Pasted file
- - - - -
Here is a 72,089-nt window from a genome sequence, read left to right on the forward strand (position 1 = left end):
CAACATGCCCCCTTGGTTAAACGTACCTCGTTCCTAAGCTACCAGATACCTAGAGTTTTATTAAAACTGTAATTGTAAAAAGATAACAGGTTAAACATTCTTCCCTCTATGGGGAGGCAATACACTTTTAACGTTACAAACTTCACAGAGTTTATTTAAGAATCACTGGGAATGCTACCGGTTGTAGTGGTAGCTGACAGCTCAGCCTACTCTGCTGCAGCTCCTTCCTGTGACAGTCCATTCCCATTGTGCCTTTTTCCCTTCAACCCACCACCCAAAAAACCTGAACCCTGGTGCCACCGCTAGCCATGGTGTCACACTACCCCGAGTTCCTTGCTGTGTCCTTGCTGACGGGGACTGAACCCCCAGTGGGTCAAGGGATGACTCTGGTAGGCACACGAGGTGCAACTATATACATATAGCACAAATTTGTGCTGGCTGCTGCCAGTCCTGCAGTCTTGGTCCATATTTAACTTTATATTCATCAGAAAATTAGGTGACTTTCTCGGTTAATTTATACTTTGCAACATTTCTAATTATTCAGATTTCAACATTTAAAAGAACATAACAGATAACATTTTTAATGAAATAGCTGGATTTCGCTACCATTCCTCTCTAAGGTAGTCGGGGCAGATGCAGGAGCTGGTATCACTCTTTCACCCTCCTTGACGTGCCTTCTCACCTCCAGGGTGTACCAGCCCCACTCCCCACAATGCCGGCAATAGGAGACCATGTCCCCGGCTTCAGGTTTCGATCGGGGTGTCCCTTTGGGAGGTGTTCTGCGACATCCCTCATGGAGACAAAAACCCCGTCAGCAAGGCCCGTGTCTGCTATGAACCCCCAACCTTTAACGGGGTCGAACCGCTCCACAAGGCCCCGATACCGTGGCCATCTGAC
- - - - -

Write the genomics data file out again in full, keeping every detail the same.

Here is a 72,089-nt window from a genome sequence, read left to right on the forward strand (position 1 = left end):
CAACATGCCCCCTTGGTTAAACGTACCTCGTTCCTAAGCTACCAGATACCTAGAGTTTTATTAAAACTGTAATTGTAAAAAGATAACAGGTTAAACATTCTTCCCTCTATGGGGAGGCAATACACTTTTAACGTTACAAACTTCACAGAGTTTATTTAAGAATCACTGGGAATGCTACCGGTTGTAGTGGTAGCTGACAGCTCAGCCTACTCTGCTGCAGCTCCTTCCTGTGACAGTCCATTCCCATTGTGCCTTTTTCCCTTCAACCCACCACCCAAAAAACCTGAACCCTGGTGCCACCGCTAGCCATGGTGTCACACTACCCCGAGTTCCTTGCTGTGTCCTTGCTGACGGGGACTGAACCCCCAGTGGGTCAAGGGATGACTCTGGTAGGCACACGAGGTGCAACTATATACATATAGCACAAATTTGTGCTGGCTGCTGCCAGTCCTGCAGTCTTGGTCCATATTTAACTTTATATTCATCAGAAAATTAGGTGACTTTCTCGGTTAATTTATACTTTGCAACATTTCTAATTATTCAGATTTCAACATTTAAAAGAACATAACAGATAACATTTTTAATGAAATAGCTGGATTTCGCTACCATTCCTCTCTAAGGTAGTCGGGGCAGATGCAGGAGCTGGTATCACTCTTTCACCCTCCTTGACGTGCCTTCTCACCTCCAGGGTGTACCAGCCCCACTCCCCACAATGCCGGCAATAGGAGACCATGTCCCCGGCTTCAGGTTTCGATCGGGGTGTCCCTTTGGGAGGTGTTCTGCGACATCCCTCATGGAGACAAAAACCCCGTCAGCAAGGCCCGTGTCTGCTATGAACCCCCAACCTTTAACGGGGTCGAACCGCTCCACAAGGCCCCGATACCGTGGCCATCTGAC